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A Pastor’s Reflections: Care for Single Women

August 5, 2014


Pastoral visitation is perhaps one of the lesser-appreciated and practiced ministry responsibilities. Pastors don’t realize how important it is to visit with members of their congregations to encourage, get to know, and shepherd them. People in the church often think that such visits, if they occur, are an intrusion. “Why is the minister coming over? What wrong have we done?” In a word, pastors and elders must shepherd the flock—pastoral visits are indispensible. But one group of people that often gets overlooked is single women, even where churches practice pastoral visitation.

I recently received e-mail from a young woman who has been in Reformed churches her whole life, 28 years. Yet, she told me the following:

  • Since she first heard of pastoral visits four years ago, she has never had a formal house visit from a pastor or elder, ever.
  • With one small group gathering, the assigned elder for her shepherding group took all of the men into one room and left her and the rest of the women in another room. There was no interaction between the women and the elder.
  • When she was a member of a Reformed church for a year, while she was in school, she had an elder assigned to her, but he never spoke to her.
  • One of her friends was a member of a Reformed church for five years before she received her first home visit from an elder.

There are undoubtedly a number of factors that foster this type of pattern. Some churches probably don’t practice home visits very consistently, if at all. Others are probably concerned about the possibility of impropriety of some sort—i.e., should a lone man visit the home of a single woman? Another likely factor goes beyond church and extends into our cultural habits—men and women tend to congregate. There are likely other reasons that contribute to the pattern.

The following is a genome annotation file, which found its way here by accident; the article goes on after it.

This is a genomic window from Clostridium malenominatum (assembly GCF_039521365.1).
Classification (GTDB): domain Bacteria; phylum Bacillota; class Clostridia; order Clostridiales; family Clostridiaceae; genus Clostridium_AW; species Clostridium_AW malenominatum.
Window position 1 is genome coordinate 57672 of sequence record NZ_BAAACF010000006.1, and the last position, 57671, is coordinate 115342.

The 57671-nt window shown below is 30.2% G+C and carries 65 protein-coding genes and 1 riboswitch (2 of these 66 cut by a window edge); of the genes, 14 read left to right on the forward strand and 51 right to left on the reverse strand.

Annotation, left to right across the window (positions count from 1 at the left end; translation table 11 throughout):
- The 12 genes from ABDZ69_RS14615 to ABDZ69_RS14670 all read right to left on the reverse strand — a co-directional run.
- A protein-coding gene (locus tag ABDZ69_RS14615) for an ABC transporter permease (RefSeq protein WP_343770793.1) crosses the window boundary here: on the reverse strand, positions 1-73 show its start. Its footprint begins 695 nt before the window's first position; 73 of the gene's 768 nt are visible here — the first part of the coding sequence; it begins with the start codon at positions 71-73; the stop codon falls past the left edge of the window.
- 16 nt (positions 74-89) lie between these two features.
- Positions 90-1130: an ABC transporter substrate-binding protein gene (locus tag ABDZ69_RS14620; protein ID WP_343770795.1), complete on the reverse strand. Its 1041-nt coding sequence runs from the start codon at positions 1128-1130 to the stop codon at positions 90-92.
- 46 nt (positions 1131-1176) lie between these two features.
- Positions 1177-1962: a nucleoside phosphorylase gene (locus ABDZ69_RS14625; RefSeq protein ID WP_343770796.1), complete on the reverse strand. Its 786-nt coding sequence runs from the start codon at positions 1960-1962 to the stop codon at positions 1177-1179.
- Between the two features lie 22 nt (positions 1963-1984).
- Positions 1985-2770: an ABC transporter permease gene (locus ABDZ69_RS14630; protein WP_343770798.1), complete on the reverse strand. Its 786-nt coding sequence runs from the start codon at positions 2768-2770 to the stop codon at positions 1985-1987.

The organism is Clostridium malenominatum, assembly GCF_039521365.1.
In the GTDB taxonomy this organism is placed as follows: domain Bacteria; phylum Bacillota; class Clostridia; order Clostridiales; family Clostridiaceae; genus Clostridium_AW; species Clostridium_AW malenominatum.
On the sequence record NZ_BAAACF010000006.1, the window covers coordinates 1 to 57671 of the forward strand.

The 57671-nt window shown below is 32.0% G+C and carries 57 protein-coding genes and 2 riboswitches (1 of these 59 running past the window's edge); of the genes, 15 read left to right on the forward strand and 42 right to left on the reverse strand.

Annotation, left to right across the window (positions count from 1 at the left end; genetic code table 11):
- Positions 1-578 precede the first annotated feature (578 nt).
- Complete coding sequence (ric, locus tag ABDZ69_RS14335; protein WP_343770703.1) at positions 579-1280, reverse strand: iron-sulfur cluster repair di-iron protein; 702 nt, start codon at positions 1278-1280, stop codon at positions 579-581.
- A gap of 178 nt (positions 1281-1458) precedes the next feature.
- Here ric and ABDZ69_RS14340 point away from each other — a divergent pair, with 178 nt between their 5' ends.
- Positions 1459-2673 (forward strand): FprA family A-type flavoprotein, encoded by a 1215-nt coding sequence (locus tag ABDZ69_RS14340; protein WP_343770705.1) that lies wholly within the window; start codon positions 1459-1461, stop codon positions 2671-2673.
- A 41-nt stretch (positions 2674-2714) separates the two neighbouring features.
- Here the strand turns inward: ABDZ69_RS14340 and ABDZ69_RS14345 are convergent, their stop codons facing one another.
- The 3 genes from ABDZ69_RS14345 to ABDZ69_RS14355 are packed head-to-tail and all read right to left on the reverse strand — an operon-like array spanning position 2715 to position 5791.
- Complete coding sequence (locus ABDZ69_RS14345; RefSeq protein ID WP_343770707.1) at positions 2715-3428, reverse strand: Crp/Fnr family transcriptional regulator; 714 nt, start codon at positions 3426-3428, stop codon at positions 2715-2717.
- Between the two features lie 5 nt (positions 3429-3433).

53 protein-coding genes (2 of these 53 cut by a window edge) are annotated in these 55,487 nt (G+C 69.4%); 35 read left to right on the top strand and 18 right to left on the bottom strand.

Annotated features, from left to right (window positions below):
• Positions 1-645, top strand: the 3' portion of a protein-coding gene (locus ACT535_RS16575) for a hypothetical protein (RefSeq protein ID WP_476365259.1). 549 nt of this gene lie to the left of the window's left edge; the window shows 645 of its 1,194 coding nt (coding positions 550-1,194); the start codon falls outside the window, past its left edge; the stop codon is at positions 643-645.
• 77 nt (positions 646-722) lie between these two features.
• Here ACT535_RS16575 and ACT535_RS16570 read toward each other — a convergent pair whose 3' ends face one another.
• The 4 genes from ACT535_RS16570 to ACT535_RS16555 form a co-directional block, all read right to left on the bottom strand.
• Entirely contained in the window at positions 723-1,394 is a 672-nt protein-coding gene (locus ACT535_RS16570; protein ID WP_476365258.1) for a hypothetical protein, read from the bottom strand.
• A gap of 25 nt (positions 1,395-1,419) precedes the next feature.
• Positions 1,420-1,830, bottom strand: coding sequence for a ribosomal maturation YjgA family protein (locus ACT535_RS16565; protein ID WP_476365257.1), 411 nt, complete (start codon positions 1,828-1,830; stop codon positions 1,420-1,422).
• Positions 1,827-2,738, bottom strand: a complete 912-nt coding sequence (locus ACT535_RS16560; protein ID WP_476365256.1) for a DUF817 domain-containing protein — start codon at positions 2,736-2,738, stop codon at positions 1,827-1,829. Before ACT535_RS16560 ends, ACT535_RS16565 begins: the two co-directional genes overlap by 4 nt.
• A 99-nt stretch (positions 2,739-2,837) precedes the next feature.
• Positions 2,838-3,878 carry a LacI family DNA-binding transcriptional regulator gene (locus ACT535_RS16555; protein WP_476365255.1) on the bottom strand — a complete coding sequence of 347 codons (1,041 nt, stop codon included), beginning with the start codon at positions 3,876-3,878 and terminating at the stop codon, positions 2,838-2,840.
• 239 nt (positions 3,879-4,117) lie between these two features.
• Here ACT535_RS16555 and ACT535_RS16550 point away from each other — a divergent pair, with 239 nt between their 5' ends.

Nevertheless, regardless of the reasons, all of God’s people deserve and have right to pastoral care, especially single women. In the e-mail I received from this young woman, she offers some helpful suggestions and ways to carry out pastoral oversight to single women in the church:

  • Host single women for dinner. A dinner conversation in the presence of a spouse and perhaps an elder and his spouse can afford you as the pastor an excellent opportunity to get to know and shepherd a young woman.
  • Make a point to talk to the single women in your church. Ask them how their week has been. Do you know these young women by name? In other words, show genuine concern for their spiritual well being.
  • If you’re worried about the appearance of impropriety when visiting a single woman, take a ruling elder or deacon along with you. I would suggest always taking an elder on a visit regardless of who you’re visiting. Or if necessary, conduct the visit in a public venue, such as a coffee shop.
  • As common as it is for women to lead the women’s Bible study at church, offer to lead it for a period of time so you can get to know the women in your church.

Pastoral visits are important. Yes, preaching must and should take the chief role in the spiritual nourishment of the church. But if Jesus knows and calls us by name, then it behooves pastors, shepherds, to know and call Christ’s sheep by their names. Far too often people in the church encounter problems and deal with spiritual challenges and the pastor and elders only find out about the situation once it’s too late.

Shepherd God’s people—get to know them—all of them, including the single women in your churches.